Wednesday, December 15, 2010

Catching up and considering directions

Catching up: 

Our Blogging English group has a new member, Eric (English nickname), who has been lurking, checking out the page and getting to know us ~ as best he can in the company of lurkers.

@Eric ~ please post your introduction as a comment to this post. Other not-so new members who have yet to introduce yourselves, please do the same. Until I either work out better ways to get you to write or give up on it altogether, I'll stick with the old, familiar standbys: nagging and posting reminders as well as asking you to write reviews, share opinions and respond to posts.

I haven't post a reply to Sadamu yet because, in addition to getting caught up in other writing and internet obligations, I've been thinking about what to write. That also means thinking about what he wrote, my overreaction, obvious misunderstandings, implications for the self-paced learning project, learning and teaching styles and strategies, and especially about writing.

There's enough for more than a post there. Too much to cover here or in a single comment. Here's the short version: I apologize to Sadamu for having overreacted. I was less disappointed in his reply (which I still think missed the point) than in the failure of the group to write and post. Needing to re-write is NOT an excuse for not writing to on the class writing blog. If I don't see your writing, I'm going to assume that you are not writing. So if you are, show me.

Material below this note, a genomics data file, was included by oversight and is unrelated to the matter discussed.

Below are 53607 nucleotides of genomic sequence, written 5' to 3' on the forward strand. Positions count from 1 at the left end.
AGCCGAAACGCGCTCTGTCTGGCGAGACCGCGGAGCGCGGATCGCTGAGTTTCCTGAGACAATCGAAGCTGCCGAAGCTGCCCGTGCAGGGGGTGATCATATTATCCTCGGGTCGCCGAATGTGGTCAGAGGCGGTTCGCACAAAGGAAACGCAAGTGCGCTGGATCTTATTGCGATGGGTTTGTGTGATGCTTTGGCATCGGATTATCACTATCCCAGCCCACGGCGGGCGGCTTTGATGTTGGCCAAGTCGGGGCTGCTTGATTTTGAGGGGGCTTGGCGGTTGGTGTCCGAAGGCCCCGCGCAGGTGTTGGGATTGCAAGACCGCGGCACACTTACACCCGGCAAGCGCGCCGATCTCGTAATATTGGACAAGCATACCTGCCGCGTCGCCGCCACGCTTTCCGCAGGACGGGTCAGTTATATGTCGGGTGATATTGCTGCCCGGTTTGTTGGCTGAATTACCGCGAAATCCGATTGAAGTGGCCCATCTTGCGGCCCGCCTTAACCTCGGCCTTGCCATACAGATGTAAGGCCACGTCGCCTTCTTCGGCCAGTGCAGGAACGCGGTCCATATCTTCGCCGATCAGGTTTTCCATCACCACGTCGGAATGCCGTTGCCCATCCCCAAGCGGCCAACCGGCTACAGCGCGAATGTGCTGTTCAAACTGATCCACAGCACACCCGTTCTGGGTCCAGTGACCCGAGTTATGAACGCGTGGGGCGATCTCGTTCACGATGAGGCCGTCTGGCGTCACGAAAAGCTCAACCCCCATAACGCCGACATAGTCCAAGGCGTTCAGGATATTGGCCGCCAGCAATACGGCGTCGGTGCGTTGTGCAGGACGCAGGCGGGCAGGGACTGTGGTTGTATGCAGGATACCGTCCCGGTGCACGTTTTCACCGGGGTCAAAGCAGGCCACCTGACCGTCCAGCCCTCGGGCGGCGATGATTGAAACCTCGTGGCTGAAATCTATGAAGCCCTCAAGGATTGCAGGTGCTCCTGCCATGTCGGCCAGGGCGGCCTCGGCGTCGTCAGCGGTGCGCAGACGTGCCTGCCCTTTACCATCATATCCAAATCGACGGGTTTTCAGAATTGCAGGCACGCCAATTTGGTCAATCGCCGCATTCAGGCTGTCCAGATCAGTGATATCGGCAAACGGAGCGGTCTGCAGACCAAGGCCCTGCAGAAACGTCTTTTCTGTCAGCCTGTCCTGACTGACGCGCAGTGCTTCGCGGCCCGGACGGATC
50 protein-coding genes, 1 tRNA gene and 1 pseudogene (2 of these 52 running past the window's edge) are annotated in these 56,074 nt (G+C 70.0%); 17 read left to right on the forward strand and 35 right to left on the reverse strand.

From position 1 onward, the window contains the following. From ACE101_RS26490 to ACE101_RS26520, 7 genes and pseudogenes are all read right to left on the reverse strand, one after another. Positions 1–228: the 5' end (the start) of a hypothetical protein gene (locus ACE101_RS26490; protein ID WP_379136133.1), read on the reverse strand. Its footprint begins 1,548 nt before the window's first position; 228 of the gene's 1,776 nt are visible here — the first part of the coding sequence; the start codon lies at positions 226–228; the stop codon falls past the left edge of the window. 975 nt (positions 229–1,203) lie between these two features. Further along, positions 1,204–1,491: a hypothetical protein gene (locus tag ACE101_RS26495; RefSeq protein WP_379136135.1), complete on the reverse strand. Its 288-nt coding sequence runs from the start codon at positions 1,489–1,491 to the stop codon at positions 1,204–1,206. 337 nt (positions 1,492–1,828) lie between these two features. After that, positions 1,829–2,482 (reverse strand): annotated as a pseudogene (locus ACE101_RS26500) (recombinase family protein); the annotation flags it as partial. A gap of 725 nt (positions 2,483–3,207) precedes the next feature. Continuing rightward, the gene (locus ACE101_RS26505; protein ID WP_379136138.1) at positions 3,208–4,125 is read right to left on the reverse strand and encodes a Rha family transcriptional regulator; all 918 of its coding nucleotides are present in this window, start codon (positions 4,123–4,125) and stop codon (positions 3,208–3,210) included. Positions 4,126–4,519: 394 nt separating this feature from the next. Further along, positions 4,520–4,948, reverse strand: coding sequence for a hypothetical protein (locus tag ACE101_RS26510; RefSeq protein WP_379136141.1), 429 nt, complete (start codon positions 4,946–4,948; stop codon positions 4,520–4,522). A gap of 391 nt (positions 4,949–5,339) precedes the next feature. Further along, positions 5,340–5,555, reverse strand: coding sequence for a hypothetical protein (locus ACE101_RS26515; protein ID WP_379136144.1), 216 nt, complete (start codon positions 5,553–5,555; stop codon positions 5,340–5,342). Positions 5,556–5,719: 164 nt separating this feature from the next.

Revision or re-writing is another matter altogether and a complex task with many steps that even most native speaker college students don't get.  Of course you should proof-read before posting to correct basic mistakes that you notice.  You should also reread what you have written, perhaps read it out loud to yourself to make sure it makes sense.  That's your initial draft, which may be just fine for informal writing. Then share it by posting so we can give you feedback, comment, offer suggestions and so on.

This process is called peer review. In a way it goes back to and depends on introductions (the ones most of you have not posted). Why? Because we need to know your writing goals and purpose to make helpful suggestions. For example, I know that Eric plans to take the TOEFL. He will be given a limited time to write a short formal essay. Therefore, we know that Eric can't afford to settle for informal writing. What can other goals tell us?

Indirectly, this brings me to the second part of the title, considering directions...

If no one is willing to write, then what is the purpose? Should I make this blog public and just post lessons, study materials and "learning to learn" information? I made the blog private rather than public for you to have privacy and be more comfortable sharing your writing.  It's up to you.

You may be able to make some improvement in your writing just by writing alone and for yourself. On the other hand, you could end up just reinforcing mistakes and not improving but fossilizing mistakes. For sure, you are unlikely to become a proficient writer without feedback. Good writers, even great and famous ones, need feedback, to be told where they had problems and what they needed to fix. It's up to you.

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